|JUNE 1999 Part 3|
|Unaccountably, unforgivably cool. Feels more like the first of October. Walked to the hardware store this afternoon to buy a can of primer paint, and I took Jasper Dog along. He is such a smart dog - by which I mean he does not romp through every new experience with a yowsah-whee-ha, here we are mood; in new contexts, he seems to understand that we are now someplace that he does not understand. The hardware store, being one of those true Neighborhood Institutions, had a supply of dog treats just for moments like these. Once hed had a crunchy delight, everything changed: this was GREAT. He put his paws on the counter and said HELLO BIG TREAT GIVERS.
Again, the perfect metaphor for human existence, for our place in the galaxy. We are all dogs in a big shop filled with devices, the technology and purpose of which we cannot begin to imagine. There are things out there as inscrutable to humans as spray-paint, sandpaper and batteries are to a dog. But there is the tether to a benevolent boss, the unexpected boon, the unfamiliar mystery of this room, the open door through which flows familiar aromas. And the dog lives his life according to indisputable certainties - home, food, play, toy, scratchy itchy spot to be scratched and itched, the smell of things that smell as they should smell, the irresolvable mystery of things that smell like they shouldnt, sleep.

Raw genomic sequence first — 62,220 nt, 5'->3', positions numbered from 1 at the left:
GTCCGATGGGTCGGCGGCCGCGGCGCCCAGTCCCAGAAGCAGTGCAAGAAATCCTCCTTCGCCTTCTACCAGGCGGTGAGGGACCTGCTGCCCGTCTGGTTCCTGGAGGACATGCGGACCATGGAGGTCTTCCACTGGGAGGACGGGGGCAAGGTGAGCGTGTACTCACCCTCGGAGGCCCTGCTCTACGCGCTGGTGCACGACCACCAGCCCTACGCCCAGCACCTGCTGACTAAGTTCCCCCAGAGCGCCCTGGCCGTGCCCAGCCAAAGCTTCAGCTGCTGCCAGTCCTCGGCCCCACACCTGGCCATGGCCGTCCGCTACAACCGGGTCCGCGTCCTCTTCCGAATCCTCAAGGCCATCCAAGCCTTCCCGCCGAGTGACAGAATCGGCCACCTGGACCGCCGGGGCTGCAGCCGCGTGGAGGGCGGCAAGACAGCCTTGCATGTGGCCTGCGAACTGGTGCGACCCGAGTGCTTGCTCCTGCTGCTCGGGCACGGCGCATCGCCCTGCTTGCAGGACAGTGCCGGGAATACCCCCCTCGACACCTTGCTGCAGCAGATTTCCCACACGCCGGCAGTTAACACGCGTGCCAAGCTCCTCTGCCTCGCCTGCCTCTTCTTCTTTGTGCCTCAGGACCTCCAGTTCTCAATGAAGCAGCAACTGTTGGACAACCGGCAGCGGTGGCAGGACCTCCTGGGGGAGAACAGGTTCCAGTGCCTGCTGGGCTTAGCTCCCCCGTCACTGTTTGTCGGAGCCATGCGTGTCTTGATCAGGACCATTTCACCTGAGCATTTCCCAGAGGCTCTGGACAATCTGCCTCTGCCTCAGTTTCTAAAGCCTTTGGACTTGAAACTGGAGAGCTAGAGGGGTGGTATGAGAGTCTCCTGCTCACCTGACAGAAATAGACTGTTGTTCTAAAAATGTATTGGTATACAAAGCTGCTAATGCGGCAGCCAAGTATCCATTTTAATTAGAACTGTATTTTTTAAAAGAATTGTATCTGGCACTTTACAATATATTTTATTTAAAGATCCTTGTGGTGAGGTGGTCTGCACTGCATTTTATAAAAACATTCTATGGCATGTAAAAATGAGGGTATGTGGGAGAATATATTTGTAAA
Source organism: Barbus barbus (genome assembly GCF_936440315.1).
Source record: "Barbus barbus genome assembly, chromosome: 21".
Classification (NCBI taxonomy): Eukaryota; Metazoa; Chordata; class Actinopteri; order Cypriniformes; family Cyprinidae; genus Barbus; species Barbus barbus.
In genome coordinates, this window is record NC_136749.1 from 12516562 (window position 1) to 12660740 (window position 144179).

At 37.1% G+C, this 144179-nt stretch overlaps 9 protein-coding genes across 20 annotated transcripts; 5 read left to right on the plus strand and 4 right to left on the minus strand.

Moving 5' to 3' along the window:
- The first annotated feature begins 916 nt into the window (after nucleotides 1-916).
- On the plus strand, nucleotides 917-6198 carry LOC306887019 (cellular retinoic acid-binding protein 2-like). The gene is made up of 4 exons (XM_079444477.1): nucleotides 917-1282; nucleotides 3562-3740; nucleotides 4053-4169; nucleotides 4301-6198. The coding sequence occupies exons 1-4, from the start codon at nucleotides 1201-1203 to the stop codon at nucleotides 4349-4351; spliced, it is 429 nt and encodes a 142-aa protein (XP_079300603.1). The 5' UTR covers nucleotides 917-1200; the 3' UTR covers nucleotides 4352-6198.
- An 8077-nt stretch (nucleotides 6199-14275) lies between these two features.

Its the damnedest thing. I taught the dog to give silent barks when he gets a treat - he opens his mouth and his tongue comes out, and its almost like communion. Almost? Like? Is. I know some people who would be offended at the comparison, but thank God I know more who would understand completely. You cannot presume to know the mind of God, or what He was thinking when He made man in His image - what, does the creator of the universe have an appendix? - but if man made a lesser form in his own image, it would be the dog.
Anyway, I bought the paint. Spread out all the moldings and sprayed them in the garage. Waited a while, then painted them - whereupon I discovered that half the moldings are 1/8 inch shorter than the others. Meaning, back to Home Depot, back to the hardware store, more priming, more painting.
If I was half the god Jasper thinks I am, I could provide new wood with a wave of my hand, just I conjure morning bounty from the Cold Box of Food. But I am only mortal.